Primary care providers may be ideally positioned to have a larger role in treating obstructive sleep apnea. Objectives: Using an individual-participant data meta-analysis, establish whether age, gender, the severity of OSA, and daytime sleepiness impacted outcomes and cost-effectiveness of sleep apnea management in primary versus specialized care. CINAHL, CENTRAL, MEDLINE Ovid SP, Scopus, ProQuest, US NIH Ongoing Trials Register, and ISRCTN registry [inception through 09-25-2019] were used as data sources. Hand-searching was carried out. At baseline and follow-up, two authors independently assessed articles and included trials that randomized adults with a suspected diagnosis of sleep apnea to primary versus specialist management within the same study and reported daytime sleepiness using the Epworth Sleepiness Scale (range 0-24; >10 indicates pathological sleepiness; minimum clinically important difference two units).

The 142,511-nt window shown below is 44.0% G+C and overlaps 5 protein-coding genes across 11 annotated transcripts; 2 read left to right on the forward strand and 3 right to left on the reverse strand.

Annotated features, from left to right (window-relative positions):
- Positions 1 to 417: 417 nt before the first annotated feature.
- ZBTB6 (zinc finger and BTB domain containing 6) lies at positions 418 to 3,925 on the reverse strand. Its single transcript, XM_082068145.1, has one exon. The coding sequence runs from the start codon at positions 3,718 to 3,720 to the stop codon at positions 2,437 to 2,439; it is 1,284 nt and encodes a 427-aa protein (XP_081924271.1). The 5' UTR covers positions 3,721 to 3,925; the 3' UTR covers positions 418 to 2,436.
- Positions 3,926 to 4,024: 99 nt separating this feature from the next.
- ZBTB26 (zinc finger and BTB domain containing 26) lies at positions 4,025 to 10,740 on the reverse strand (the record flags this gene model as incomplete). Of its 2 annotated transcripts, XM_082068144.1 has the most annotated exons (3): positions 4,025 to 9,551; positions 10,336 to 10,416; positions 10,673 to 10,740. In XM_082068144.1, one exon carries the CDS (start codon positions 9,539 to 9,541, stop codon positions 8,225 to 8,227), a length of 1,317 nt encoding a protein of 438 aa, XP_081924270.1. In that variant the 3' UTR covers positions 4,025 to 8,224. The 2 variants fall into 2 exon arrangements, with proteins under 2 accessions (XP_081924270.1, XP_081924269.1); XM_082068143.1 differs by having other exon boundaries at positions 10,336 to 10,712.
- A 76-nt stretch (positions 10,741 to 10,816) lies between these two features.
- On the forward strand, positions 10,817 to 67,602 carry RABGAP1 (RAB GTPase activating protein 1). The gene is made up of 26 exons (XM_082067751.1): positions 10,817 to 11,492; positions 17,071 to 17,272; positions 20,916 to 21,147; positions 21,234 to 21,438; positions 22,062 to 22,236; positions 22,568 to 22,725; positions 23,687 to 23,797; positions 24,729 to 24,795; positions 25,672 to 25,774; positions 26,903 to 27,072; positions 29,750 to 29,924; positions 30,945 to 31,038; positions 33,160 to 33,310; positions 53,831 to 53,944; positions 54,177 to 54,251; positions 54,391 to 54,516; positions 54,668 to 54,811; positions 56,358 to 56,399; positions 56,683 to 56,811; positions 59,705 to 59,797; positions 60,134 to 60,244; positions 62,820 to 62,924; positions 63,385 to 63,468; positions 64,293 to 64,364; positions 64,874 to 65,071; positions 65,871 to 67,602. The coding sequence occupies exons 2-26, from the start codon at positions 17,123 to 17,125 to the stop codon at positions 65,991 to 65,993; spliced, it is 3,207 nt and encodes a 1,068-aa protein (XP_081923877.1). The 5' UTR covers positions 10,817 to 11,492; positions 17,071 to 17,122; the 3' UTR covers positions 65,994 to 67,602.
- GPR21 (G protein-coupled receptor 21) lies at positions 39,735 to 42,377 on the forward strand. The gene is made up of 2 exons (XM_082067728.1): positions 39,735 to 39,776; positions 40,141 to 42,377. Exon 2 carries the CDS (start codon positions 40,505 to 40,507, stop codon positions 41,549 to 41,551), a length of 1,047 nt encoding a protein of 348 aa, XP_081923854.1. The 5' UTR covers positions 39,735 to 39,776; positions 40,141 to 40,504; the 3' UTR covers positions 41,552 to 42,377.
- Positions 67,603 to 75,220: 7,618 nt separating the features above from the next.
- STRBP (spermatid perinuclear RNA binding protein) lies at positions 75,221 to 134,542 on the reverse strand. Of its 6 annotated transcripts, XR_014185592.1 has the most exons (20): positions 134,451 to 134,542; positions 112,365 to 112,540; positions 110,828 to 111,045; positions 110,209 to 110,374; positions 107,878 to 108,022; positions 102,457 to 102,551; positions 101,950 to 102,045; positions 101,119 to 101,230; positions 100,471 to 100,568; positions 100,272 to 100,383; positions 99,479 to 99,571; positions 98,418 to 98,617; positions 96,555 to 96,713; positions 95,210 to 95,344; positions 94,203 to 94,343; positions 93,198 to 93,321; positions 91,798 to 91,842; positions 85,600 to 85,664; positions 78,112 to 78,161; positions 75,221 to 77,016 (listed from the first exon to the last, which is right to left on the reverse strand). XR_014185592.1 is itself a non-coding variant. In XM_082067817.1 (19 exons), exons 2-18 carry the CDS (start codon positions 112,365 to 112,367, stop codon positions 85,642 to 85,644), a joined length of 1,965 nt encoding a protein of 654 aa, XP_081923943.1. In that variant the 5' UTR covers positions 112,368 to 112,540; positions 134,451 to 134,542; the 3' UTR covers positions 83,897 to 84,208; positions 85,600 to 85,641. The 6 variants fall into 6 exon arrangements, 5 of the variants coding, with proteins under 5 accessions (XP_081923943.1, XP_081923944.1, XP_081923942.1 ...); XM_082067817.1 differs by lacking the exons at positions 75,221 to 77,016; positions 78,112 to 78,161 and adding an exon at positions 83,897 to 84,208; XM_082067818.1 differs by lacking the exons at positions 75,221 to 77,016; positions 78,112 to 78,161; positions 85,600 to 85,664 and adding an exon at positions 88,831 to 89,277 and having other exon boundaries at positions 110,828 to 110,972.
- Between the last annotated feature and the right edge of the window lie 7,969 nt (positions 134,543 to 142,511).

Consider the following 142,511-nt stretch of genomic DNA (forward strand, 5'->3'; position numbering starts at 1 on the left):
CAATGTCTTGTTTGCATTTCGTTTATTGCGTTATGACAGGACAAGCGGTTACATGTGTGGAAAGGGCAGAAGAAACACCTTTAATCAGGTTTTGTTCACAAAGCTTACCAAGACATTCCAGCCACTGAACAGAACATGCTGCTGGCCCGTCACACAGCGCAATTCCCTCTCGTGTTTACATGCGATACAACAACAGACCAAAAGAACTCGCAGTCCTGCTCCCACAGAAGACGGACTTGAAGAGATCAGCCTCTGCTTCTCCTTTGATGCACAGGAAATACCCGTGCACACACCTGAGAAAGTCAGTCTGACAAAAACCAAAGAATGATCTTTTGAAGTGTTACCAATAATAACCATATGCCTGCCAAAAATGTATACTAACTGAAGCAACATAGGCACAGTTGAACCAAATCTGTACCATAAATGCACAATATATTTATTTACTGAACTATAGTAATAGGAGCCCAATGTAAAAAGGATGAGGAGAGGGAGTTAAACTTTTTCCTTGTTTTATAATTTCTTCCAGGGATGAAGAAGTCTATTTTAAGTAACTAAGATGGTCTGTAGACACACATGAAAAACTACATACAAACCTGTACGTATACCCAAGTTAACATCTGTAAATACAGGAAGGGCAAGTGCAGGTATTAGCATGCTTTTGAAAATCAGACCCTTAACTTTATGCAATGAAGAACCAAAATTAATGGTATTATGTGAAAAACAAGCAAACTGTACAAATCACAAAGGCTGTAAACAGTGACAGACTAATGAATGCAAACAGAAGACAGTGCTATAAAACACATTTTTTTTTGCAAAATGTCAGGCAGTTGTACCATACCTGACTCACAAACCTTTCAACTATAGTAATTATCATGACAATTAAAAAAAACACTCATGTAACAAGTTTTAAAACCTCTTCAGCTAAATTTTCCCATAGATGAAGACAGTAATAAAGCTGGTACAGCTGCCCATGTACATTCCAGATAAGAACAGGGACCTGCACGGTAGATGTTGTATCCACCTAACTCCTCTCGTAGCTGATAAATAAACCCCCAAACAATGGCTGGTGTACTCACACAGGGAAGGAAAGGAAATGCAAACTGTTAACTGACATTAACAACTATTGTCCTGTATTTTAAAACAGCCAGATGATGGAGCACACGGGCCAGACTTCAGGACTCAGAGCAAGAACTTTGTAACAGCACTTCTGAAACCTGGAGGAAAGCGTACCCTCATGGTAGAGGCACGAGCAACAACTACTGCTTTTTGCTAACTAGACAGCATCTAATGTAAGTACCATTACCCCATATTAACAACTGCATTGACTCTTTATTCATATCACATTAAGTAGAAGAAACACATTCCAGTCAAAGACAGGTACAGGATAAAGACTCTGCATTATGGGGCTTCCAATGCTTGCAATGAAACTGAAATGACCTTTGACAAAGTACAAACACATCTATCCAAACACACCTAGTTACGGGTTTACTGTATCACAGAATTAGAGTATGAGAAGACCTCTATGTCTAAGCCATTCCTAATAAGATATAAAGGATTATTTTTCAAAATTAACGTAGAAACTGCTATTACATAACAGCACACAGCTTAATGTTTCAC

The primary analysis included data from all 970 individuals (100%) in a study (four trials). The possibility of prejudice was determined (Cochrane Tool). In primary care, a one-stage intention-to-treat analysis revealed a slightly lower reduction in daytime drowsiness (0.8; 0.2 to 1.4) but a significantly higher diastolic blood pressure (-1.9; -3.2 to -0.6 mmHg), with comparable findings in the per-protocol analysis. The expenses of a primary care-based within-trial healthcare system were lower (-$448.51), and quality-adjusted life-years and improvements in daytime sleepiness were less expensive. In both management scenarios, they obtained similar primary outcome results for subgroups. Similar outcomes at a lower cost in general care give significant justification for implementing primary care-based sleep apnea management.